|*my father is on the right|
My blogging budette Katherine, over at Shoot Me Now, shared a post on Tuesday, listing some of the things she thought she would/could never do.
And one of the things she listed hit home for me because it was something I too thought I would/could never do, but did.
After I finished leaving my comment, I began reflecting back to the similar experience Katherine and I both shared, and realized it wasn’t a matter of ‘would I or could I do it’, it was more about knowing that I had to do it – and wanted to do it – even though I was unsure of what I was going to say.
So thank you Katherine for sharing your post because it gave me the recollection and inspiration for this one.
The last thing on Katherine's list was this…
“Hold my dying father’s hand and tell him, “It’s OK to go.” Something I never thought I could do, but had to… and did.”
And it was the same for me.
By the time my father had been admitted to a Hospice facility, it was only a matter of nine days before he passed away. And I have to say that those nine days were some of the most beautiful moments I had with my father because he and I got to have closure on certain things. We also bonded in a way we never had before. We touched and kissed, and told each other, “I love you.”
While my father was in Hospice, my mother and I took turns staying in the room with him. I took the morning till evening shift, while my mother took the evening till morning shift.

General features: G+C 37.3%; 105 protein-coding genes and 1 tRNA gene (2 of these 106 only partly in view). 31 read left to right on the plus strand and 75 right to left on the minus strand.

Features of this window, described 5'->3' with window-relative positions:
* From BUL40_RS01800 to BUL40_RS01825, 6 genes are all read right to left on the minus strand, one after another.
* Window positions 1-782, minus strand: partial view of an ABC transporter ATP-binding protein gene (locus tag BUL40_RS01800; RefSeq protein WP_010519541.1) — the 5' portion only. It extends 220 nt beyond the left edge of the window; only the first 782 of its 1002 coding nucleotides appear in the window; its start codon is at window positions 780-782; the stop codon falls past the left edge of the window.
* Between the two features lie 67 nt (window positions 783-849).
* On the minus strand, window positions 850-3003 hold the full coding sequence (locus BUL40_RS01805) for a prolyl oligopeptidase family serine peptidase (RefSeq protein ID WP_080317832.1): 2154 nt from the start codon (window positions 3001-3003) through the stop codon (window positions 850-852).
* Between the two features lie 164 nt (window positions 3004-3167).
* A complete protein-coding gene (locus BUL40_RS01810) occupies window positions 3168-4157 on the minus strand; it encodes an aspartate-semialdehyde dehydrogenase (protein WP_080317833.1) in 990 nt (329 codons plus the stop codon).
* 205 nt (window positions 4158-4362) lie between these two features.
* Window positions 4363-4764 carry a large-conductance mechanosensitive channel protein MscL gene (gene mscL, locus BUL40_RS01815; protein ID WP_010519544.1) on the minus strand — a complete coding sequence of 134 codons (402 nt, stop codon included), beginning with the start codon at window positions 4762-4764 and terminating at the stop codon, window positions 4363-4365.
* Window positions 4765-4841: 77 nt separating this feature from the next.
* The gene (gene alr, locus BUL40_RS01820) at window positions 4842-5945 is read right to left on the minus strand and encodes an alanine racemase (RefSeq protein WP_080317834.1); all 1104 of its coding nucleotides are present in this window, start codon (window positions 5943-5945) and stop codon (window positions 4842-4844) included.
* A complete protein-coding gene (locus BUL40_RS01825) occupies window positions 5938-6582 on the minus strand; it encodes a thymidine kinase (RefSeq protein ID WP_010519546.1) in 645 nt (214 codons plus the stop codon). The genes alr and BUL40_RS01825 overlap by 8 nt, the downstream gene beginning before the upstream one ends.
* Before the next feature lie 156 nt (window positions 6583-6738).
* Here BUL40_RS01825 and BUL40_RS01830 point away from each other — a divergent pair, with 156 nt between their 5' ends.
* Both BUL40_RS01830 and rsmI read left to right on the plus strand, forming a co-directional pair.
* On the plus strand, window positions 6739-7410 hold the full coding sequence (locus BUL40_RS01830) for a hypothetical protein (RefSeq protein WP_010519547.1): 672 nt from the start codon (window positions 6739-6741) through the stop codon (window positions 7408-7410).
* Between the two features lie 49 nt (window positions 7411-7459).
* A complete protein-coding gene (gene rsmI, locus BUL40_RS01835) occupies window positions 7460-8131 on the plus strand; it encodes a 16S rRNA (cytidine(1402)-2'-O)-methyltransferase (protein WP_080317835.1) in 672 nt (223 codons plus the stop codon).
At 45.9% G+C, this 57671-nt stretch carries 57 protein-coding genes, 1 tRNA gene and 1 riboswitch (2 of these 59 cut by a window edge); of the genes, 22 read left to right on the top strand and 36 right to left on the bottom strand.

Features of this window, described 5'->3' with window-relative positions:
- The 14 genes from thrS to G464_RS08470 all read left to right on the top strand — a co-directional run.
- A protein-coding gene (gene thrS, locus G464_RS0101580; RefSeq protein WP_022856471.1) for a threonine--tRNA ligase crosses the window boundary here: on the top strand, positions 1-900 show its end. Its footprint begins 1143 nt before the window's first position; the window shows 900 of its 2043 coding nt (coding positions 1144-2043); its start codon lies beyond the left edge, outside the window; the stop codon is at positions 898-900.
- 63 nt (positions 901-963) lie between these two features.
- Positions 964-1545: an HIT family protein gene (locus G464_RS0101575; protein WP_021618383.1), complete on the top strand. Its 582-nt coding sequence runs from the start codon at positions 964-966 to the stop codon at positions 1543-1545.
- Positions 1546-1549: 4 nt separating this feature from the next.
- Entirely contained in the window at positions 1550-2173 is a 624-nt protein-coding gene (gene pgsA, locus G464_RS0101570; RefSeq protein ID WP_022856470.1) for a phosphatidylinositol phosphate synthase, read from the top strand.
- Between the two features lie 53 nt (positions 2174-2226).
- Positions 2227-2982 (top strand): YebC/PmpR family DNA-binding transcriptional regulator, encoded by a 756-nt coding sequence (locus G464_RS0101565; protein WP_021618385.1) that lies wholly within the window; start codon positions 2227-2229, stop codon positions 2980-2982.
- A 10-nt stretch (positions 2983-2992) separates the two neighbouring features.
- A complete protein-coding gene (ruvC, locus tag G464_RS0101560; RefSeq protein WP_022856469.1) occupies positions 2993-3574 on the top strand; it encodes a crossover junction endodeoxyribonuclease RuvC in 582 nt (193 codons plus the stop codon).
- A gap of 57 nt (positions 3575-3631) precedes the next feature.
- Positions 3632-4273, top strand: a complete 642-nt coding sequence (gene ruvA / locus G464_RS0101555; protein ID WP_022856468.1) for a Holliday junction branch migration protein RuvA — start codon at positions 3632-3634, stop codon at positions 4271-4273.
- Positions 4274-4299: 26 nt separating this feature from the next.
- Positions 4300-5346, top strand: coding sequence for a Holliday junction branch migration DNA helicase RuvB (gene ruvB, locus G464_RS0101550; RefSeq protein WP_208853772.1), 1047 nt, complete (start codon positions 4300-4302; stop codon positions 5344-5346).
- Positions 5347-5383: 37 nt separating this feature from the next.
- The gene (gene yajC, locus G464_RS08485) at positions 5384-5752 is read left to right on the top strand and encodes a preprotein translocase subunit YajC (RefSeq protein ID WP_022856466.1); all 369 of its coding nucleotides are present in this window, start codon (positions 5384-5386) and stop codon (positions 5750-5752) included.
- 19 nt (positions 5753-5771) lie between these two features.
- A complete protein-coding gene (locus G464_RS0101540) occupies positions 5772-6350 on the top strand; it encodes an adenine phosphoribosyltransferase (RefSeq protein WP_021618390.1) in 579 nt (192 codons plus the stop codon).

On the day my father passed, I could sense that morning he was hanging on because he didn’t want to leave his family.
My father was unconscious the last few days of his life, so he couldn’t speak. But I knew he could hear - and perhaps not with his ears, but with his soul.
So I sat there for about an hour that morning, contemplating what I was going to say because I knew he needed to hear, “It’s OK, you can go.”
It’s a strange thing saying that because you have so many emotions going through you – you’re frightened, sad, and at a loss for words. You don’t want the person to go, yet you know you have to allow them.
And perhaps some people hang on, not so much because they don’t want to leave, but more so because they want to make sure that the people they love will be OK when they do leave.
Finally, I just did it. I walked over to the side of his bed, gently stroked his forehead, and said the first thing that came to my heart.
I said, “It’s OK Dad, you can go. And know that you were a wonderful father. You gave me everything I needed as your son. And I’m proud that you were my father. I love ya, Dad. Just let yourself go and don’t hang on for us please, because we’ll be OK. We love ya, Dad. Be at peace.”
And I knew he heard me because for about a half a minute he kept trying to speak, but couldn't.
I kissed him on the forehead and told him that I loved him one more time.
Later that evening when my mother came to Hospice, she and I stepped out to get a quick bite to eat before I went home. We must have been gone about 25 minutes, when we walked into Hospice and saw a nurse approaching us. And I knew, even before she opened her mouth to say it, “I’m so sorry, but your husband and father just passed away.”
And as my mother and I entered his room, there he was – at peace.
I clearly remember walking over to one of the windows in his room and looking up at the sky. It was the time of day that my father loved the most…dusk.
So I thought it utter perfection that he left this earth...at his favorite time.
Have a beautiful weekend everyone!